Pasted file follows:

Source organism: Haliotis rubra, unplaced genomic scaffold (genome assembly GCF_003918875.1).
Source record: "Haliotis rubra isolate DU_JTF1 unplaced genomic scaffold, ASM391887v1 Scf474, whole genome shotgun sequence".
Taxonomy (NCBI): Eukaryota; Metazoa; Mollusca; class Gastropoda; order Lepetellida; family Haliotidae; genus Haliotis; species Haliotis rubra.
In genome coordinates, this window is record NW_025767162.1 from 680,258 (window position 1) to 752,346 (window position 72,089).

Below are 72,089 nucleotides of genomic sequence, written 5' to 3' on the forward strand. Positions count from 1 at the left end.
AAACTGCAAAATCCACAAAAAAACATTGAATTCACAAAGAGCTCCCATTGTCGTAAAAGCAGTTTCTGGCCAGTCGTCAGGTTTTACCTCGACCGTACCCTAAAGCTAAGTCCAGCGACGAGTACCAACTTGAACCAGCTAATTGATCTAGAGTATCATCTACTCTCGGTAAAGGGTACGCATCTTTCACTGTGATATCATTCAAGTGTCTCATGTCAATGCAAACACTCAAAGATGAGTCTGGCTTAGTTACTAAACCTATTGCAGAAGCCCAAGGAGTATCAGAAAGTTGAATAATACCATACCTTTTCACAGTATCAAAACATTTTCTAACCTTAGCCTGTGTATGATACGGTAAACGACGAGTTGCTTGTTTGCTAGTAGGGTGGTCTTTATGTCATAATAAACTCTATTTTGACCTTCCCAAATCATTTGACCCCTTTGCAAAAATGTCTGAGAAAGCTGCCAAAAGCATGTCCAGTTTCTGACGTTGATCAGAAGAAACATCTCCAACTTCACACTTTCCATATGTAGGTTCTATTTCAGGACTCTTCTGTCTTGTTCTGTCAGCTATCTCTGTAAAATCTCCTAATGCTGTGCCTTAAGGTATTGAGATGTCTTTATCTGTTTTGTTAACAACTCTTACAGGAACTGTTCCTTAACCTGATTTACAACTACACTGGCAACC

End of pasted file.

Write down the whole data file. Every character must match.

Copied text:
Source organism: Haliotis rubra, unplaced genomic scaffold (genome assembly GCF_003918875.1).
Source record: "Haliotis rubra isolate DU_JTF1 unplaced genomic scaffold, ASM391887v1 Scf474, whole genome shotgun sequence".
Taxonomy (NCBI): Eukaryota; Metazoa; Mollusca; class Gastropoda; order Lepetellida; family Haliotidae; genus Haliotis; species Haliotis rubra.
In genome coordinates, this window is record NW_025767162.1 from 680,258 (window position 1) to 752,346 (window position 72,089).

Below are 72,089 nucleotides of genomic sequence, written 5' to 3' on the forward strand. Positions count from 1 at the left end.
AAACTGCAAAATCCACAAAAAAACATTGAATTCACAAAGAGCTCCCATTGTCGTAAAAGCAGTTTCTGGCCAGTCGTCAGGTTTTACCTCGACCGTACCCTAAAGCTAAGTCCAGCGACGAGTACCAACTTGAACCAGCTAATTGATCTAGAGTATCATCTACTCTCGGTAAAGGGTACGCATCTTTCACTGTGATATCATTCAAGTGTCTCATGTCAATGCAAACACTCAAAGATGAGTCTGGCTTAGTTACTAAACCTATTGCAGAAGCCCAAGGAGTATCAGAAAGTTGAATAATACCATACCTTTTCACAGTATCAAAACATTTTCTAACCTTAGCCTGTGTATGATACGGTAAACGACGAGTTGCTTGTTTGCTAGTAGGGTGGTCTTTATGTCATAATAAACTCTATTTTGACCTTCCCAAATCATTTGACCCCTTTGCAAAAATGTCTGAGAAAGCTGCCAAAAGCATGTCCAGTTTCTGACGTTGATCAGAAGAAACATCTCCAACTTCACACTTTCCATATGTAGGTTCTATTTCAGGACTCTTCTGTCTTGTTCTGTCAGCTATCTCTGTAAAATCTCCTAATGCTGTGCCTTAAGGTATTGAGATGTCTTTATCTGTTTTGTTAACAACTCTTACAGGAACTGTTCCTTAACCTGATTTACAACTACACTGGCAACC